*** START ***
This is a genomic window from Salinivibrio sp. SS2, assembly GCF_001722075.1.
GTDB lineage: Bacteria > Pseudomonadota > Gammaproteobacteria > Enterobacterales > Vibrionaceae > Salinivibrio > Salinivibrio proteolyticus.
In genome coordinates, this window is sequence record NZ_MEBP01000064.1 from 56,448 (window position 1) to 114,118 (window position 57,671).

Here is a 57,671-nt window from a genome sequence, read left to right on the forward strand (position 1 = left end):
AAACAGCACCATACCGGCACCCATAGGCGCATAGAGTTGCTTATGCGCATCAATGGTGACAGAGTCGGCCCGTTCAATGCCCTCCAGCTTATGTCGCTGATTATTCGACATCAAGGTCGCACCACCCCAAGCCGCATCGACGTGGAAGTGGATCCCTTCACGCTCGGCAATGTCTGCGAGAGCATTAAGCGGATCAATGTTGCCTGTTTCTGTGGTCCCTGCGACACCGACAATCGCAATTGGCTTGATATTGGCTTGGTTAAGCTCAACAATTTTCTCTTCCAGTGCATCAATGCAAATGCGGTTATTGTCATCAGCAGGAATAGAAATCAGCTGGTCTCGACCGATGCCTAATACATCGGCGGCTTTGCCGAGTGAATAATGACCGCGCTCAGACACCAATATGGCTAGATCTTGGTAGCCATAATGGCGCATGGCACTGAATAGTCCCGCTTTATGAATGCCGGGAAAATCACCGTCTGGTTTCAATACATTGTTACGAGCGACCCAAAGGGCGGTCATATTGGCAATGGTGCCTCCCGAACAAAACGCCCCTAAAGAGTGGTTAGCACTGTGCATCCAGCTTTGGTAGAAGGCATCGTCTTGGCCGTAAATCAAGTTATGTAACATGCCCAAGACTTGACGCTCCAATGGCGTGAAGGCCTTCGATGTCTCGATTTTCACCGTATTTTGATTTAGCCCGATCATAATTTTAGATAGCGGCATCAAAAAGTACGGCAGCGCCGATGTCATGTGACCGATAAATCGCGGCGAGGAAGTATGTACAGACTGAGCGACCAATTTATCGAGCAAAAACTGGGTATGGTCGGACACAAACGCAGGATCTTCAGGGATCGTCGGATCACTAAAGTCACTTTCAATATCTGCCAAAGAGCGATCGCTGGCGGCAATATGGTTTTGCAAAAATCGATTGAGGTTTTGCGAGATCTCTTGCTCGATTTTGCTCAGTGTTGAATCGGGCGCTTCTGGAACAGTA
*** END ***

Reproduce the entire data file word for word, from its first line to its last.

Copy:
This is a genomic window from Salinivibrio sp. SS2, assembly GCF_001722075.1.
GTDB lineage: Bacteria > Pseudomonadota > Gammaproteobacteria > Enterobacterales > Vibrionaceae > Salinivibrio > Salinivibrio proteolyticus.
In genome coordinates, this window is sequence record NZ_MEBP01000064.1 from 56,448 (window position 1) to 114,118 (window position 57,671).

Here is a 57,671-nt window from a genome sequence, read left to right on the forward strand (position 1 = left end):
AAACAGCACCATACCGGCACCCATAGGCGCATAGAGTTGCTTATGCGCATCAATGGTGACAGAGTCGGCCCGTTCAATGCCCTCCAGCTTATGTCGCTGATTATTCGACATCAAGGTCGCACCACCCCAAGCCGCATCGACGTGGAAGTGGATCCCTTCACGCTCGGCAATGTCTGCGAGAGCATTAAGCGGATCAATGTTGCCTGTTTCTGTGGTCCCTGCGACACCGACAATCGCAATTGGCTTGATATTGGCTTGGTTAAGCTCAACAATTTTCTCTTCCAGTGCATCAATGCAAATGCGGTTATTGTCATCAGCAGGAATAGAAATCAGCTGGTCTCGACCGATGCCTAATACATCGGCGGCTTTGCCGAGTGAATAATGACCGCGCTCAGACACCAATATGGCTAGATCTTGGTAGCCATAATGGCGCATGGCACTGAATAGTCCCGCTTTATGAATGCCGGGAAAATCACCGTCTGGTTTCAATACATTGTTACGAGCGACCCAAAGGGCGGTCATATTGGCAATGGTGCCTCCCGAACAAAACGCCCCTAAAGAGTGGTTAGCACTGTGCATCCAGCTTTGGTAGAAGGCATCGTCTTGGCCGTAAATCAAGTTATGTAACATGCCCAAGACTTGACGCTCCAATGGCGTGAAGGCCTTCGATGTCTCGATTTTCACCGTATTTTGATTTAGCCCGATCATAATTTTAGATAGCGGCATCAAAAAGTACGGCAGCGCCGATGTCATGTGACCGATAAATCGCGGCGAGGAAGTATGTACAGACTGAGCGACCAATTTATCGAGCAAAAACTGGGTATGGTCGGACACAAACGCAGGATCTTCAGGGATCGTCGGATCACTAAAGTCACTTTCAATATCTGCCAAAGAGCGATCGCTGGCGGCAATATGGTTTTGCAAAAATCGATTGAGGTTTTGCGAGATCTCTTGCTCGATTTTGCTCAGTGTTGAATCGGGCGCTTCTGGAACAGTA